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Markdown processing tools, including mdmerge

Project description


MarkdownTools is a collection of command line utilities for processing Markdown text files. At the moment the collection includes only one utility: mdmerge. Over time additional utilities will be added to support Markdown workflows.

Note: if you are using Python 3, then you need the MarkdownTools package.


mdmerge is a command line utility that produces a single Markdown document by merging a set of Markdown documents. The merge can be accomplished by expanding include declarations found in the input files, by concatenating a list of files found in an index file, or both.

Wait, doesn’t Marked 2 already do that?

Brett Terpstra’s Marked 2 application is a GUI product that runs on OS X; it watches Markdown text and displays the formatted output; it has extensive support for multi-file Markdown documents. Marked is my tool of choice for viewing formatted Markdown. I use it whenever I’m creating or reviewing Markdown content on my OS X machine. The invaluable multi-file document support in Marked is what drove me to create mdmerge.

mdmerge brings multi-file Markdown document processing to the command line. It is useful in any automated scripting environment where Markdown is processed. For example, I use it in automated build scripts (e.g., using gmake or Grunt) to produce documentation for the software I’m building. It is cross-platform; you can pre-process the Markdown files on any common OS that has a recent version of Python.

What kinds of Markdown does it work with?

mdmerge has been tested with documents containing these Markdown syntax variants:

How do files get included?

mdmerge accepts include declarations in these styles:

Includes can be nested; that is, a file can include another file that itself include other files, and so on. Index (or book) files are only processed as such when they are the primary input; they cannot be nested – files listed in the index file are treated as normal input files (including expanding include specifications found within).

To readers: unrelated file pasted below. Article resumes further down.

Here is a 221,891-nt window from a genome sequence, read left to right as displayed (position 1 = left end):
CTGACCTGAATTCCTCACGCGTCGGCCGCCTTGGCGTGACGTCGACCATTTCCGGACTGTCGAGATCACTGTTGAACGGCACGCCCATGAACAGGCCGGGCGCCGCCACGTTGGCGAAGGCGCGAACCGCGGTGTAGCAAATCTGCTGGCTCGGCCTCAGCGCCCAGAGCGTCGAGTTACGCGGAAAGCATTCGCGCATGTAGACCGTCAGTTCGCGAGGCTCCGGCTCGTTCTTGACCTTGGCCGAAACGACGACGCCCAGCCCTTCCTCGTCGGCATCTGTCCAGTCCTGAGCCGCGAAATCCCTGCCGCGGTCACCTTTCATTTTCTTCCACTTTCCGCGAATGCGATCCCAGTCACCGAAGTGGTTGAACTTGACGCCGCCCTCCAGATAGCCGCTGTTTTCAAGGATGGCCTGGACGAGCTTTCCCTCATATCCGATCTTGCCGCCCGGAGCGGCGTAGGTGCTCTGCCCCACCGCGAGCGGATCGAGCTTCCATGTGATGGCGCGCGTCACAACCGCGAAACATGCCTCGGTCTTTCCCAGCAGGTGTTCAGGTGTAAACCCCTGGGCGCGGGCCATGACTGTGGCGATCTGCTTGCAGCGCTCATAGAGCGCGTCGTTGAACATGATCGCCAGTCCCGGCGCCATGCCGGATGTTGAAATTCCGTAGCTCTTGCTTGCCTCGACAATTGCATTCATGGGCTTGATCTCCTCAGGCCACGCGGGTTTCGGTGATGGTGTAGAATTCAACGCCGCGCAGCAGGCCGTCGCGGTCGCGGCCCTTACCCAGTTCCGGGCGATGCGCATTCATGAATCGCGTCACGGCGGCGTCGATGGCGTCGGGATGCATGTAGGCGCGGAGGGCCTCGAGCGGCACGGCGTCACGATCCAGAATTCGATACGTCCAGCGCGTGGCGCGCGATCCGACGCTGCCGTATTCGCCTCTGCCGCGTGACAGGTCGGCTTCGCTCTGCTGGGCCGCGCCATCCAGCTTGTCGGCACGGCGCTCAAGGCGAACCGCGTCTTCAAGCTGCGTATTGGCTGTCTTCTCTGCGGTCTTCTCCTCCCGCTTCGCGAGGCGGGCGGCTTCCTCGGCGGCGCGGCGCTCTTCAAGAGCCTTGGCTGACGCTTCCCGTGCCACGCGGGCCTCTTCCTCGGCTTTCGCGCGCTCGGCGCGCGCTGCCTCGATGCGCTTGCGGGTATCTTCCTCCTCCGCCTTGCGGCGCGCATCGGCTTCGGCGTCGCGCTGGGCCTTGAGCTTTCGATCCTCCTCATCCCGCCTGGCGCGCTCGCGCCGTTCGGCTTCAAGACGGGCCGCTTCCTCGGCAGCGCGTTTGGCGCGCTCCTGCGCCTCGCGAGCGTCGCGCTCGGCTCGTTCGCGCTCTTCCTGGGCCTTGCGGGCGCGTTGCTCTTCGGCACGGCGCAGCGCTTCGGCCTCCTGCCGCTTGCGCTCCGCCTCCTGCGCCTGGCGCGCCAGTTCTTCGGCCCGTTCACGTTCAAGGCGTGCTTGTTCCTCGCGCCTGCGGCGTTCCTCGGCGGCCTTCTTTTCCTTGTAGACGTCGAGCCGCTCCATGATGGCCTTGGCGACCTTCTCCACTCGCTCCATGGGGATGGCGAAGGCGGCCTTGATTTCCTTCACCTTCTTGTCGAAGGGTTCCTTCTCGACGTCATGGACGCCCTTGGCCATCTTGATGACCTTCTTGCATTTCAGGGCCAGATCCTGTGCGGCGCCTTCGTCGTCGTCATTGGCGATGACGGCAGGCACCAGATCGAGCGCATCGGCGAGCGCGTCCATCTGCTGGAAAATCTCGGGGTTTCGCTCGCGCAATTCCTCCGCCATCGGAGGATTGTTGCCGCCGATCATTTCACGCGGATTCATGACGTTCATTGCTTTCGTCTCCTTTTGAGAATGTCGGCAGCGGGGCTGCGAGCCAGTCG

Command Line Syntax

The command line looks like this:

mdmerge [options] [-o outputfile] inputfiles
mdmerge [options] [-o outputfile] -



One or more of –book, –export-target, –ignore-transclusions, –just-raw, –leanpub, –version, –help, -h.


Treat STDIN as an index file (a “book” file).

--export-target [html|latex|lyx|opml|rtf|odf]

Indicates the ultimate output target of the markdown processor, but primarily impacts wildcard substitution in Marked inclusion.


Help information


Help information


Leave any MultiMarkdown transclusion specifications alone; do not include the specified file. Useful if you want to mix Marked/LeanPub includes and MultiMarkdown includes, but have MultiMarkdown handline the transclusions.


Ignore all include specifications except for raw includes; useful for processing the output of the Markdown processor to pick up the raw file include specifications that should have passed through untouched.


Indicates that any input file named book.txt should be treated as a LeanPub index file.


Gives the version information about the utility.

-o outputfile

The filepath in which to store the merged text. If not specified, then STDOUT is used.

--outfile outputfile

same as -o.


A list of space separated input files that can be merged together. If multiple files are given, they are treated as if they were specified in a LeanPub index file.


The input comes from STDIN.


Note: Requires Python 2.6 or later. For Python 3 environments use the MarkdownTools package.

Install with:

pip install MarkdownTools2

This will create the command mdmerge. Use mdmerge --version and mdmerge --help to confirm the installation.

For developers

Source code

The source for this project can be found on GitHub at:

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MarkdownTools2-1.0.1.tar.gz (29.2 kB view hashes)

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